In contrast, there are more than enough recent RPGs which kindly ignore the “careful item placement” concept. One example might be Troika’s Temple of Elemental Evil. I love exploring towns and houses, but this game laughed at me while I repeatedly tried to open some closets or chests next to beds. You simply can’t open them! They are part of the background. Yes there still are chests enough in dungeons, and ToEE is mainly a dungeon RPG since most of the time will be spent in the Temple. But still… The temple itself contains many large area’s with cupboards and other interesting objects. All part of the pre-rendered background. There goes my Baldur’s Gate-style exploring addiction. Even in all other Infinity Engine games, you could open drawers or check barrels.

Of course it would be impossible to place interesting and relevant items in all houses, spread across all towns, especially in very large worlds like Amn. Waukeen’s Promenade in Athkatla has enough nearly empty houses. But every house is still accessible, and every house contains at least one container, with set loot. A couple of gold coins, some potions or sometimes even gems. This makes visiting non-interesting area’s worthwhile. At least for me.

Left: Temple of Elemental Evil. Right: Icewind Dale II.
Left: Temple of Elemental Evil. Right: Icewind Dale II.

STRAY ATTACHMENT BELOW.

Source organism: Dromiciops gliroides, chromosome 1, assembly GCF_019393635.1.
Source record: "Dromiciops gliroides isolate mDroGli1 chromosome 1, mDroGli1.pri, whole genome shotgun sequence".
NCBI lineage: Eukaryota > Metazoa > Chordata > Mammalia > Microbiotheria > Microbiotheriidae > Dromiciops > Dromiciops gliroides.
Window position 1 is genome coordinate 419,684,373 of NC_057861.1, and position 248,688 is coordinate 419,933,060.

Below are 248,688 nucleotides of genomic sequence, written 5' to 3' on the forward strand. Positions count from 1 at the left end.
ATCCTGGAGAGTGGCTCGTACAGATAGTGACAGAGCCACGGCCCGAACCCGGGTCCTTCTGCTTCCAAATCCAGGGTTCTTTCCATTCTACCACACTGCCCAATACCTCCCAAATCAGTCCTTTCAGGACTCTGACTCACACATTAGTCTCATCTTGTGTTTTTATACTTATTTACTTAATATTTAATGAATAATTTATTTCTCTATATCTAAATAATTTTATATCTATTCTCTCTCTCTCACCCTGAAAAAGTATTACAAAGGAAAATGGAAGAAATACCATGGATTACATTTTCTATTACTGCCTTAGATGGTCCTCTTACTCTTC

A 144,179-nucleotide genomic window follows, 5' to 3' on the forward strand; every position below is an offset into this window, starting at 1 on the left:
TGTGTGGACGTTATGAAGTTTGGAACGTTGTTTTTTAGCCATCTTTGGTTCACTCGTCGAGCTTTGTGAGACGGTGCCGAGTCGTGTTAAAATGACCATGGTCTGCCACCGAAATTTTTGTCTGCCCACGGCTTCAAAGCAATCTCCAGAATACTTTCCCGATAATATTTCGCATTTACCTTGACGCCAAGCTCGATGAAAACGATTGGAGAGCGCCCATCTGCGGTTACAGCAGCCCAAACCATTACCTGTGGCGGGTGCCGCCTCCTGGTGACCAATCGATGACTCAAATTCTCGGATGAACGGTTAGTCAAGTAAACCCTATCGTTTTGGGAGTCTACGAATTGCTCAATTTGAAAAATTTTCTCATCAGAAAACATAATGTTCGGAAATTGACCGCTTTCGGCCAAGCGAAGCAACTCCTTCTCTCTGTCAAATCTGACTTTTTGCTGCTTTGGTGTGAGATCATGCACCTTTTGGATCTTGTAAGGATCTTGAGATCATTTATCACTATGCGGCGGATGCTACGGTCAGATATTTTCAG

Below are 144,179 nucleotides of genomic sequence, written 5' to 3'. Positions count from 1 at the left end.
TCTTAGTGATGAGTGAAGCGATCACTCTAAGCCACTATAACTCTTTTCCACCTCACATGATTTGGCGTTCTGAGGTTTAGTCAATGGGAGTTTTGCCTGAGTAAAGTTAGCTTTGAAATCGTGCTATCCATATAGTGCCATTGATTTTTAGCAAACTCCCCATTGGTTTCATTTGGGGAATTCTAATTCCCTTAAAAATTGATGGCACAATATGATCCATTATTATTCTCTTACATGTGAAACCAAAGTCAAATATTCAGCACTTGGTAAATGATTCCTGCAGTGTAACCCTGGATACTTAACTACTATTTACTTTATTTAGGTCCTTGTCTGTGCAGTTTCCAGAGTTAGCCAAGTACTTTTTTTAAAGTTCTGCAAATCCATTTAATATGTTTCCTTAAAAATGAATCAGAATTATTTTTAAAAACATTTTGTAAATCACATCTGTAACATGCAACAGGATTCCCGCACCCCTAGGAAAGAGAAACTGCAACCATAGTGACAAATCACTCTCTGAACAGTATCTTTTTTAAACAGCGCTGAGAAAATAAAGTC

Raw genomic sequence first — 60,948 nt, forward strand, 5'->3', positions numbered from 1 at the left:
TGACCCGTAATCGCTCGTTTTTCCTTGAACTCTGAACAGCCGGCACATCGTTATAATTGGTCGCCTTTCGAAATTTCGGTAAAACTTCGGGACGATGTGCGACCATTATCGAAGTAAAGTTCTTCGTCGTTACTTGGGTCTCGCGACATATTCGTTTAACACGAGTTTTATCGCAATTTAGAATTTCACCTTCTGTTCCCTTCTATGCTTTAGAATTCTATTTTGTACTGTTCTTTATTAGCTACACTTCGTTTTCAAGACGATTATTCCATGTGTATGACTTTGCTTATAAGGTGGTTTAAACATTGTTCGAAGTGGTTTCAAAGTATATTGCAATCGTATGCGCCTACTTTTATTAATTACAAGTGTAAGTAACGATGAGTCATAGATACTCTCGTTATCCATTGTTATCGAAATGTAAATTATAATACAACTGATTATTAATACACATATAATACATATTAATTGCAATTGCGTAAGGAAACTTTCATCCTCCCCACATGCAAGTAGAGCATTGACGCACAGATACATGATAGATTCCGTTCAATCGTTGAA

Scripted or Randomized content?

Generating randomized content could be done, but most games failed using this technique. Let’s take a look at Sacred, for example. Most Hack & Slash games strongly favor randomized content - and there’s nothing wrong with that. Sacred includes, like most other games, class-specific items. “Oh good!”. Yes indeed, unless you keep on encountering Paladin armor if you are playing as a Dark Elf. These parameters should at least be used while generating items, although obviously not while playing a multi-player game. Well, that’s not the worst part, you can simply sell items you cannot equip, right? Right. But what to do with all that gold? Buy new items you can equip! Right. Unless the weapon store constantly restocks with low level items. I used a dual bladed weapon for 20 levels straight, because all encountered shops stocked junk and all items in various containers were unusable.

Neverwinter Nights also uses scripts to generate container contents. Most boxes or low level chests placed in towns or area’s contain generic non-interesting equipment, also found in normal stores. The most powerful items are set items, as always. BioWare too seems to have embraced the randomized content technique: see the Infinite Dungeons module. In Wizardry 8, almost every chest contains randomly generated items, but this principle is done slightly different. Every chest has a limited amount of set items with a possibility percentage. Upon entering the area, the content is generated by picking items from this list. This method prevents every non-set chest from containing the same “junk items”. Many of the most powerful weapons can be found in these chests, if you are lucky (Rapax King’s Chest, Davy Jones Locker, …)